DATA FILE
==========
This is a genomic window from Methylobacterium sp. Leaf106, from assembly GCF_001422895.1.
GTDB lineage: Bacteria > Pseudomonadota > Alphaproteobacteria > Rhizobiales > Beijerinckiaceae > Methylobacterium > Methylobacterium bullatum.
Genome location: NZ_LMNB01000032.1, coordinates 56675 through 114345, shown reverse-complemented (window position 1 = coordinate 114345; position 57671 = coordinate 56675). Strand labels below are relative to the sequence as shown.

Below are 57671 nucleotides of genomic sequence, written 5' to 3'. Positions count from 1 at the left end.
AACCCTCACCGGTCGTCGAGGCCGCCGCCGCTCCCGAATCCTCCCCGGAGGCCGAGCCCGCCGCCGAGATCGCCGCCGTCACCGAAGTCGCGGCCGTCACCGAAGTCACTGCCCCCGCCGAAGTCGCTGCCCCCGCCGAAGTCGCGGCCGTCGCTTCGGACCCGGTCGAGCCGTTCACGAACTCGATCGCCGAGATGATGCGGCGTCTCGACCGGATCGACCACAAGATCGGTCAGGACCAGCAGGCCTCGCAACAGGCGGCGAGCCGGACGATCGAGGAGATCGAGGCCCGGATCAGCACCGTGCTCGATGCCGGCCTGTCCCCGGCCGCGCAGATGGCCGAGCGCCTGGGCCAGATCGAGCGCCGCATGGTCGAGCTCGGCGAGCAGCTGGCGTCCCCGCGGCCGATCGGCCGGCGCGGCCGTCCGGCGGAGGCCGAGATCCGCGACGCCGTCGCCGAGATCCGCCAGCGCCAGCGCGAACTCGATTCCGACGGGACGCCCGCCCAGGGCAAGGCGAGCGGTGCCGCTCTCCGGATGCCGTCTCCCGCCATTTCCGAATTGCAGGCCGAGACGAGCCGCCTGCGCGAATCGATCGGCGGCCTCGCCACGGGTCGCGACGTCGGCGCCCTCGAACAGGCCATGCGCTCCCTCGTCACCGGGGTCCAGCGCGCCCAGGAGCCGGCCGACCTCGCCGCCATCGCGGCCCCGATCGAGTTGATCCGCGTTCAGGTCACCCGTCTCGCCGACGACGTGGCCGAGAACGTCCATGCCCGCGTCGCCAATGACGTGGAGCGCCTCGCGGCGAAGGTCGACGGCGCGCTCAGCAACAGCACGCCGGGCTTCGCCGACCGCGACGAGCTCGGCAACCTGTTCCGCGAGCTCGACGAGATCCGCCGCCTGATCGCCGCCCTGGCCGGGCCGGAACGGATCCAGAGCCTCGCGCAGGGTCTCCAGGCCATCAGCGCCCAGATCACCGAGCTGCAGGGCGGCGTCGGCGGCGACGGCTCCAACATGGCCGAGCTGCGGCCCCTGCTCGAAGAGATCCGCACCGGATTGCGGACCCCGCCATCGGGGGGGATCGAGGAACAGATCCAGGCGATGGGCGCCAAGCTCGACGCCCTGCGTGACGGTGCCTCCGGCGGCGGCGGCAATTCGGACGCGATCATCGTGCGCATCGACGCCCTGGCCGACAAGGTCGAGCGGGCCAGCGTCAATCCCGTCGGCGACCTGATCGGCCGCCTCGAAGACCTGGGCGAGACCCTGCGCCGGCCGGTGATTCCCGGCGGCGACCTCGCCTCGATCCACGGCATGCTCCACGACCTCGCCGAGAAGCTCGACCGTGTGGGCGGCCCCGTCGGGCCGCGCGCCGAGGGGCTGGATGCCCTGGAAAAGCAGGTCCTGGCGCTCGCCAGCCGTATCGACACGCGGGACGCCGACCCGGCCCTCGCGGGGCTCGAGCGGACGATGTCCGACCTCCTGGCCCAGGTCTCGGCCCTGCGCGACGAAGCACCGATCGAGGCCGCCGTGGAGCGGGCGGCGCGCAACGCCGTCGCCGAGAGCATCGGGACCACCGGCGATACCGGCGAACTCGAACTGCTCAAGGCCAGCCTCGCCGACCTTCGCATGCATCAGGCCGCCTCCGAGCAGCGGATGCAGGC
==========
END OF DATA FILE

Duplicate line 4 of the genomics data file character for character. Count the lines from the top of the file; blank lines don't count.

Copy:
Below are 57671 nucleotides of genomic sequence, written 5' to 3'. Positions count from 1 at the left end.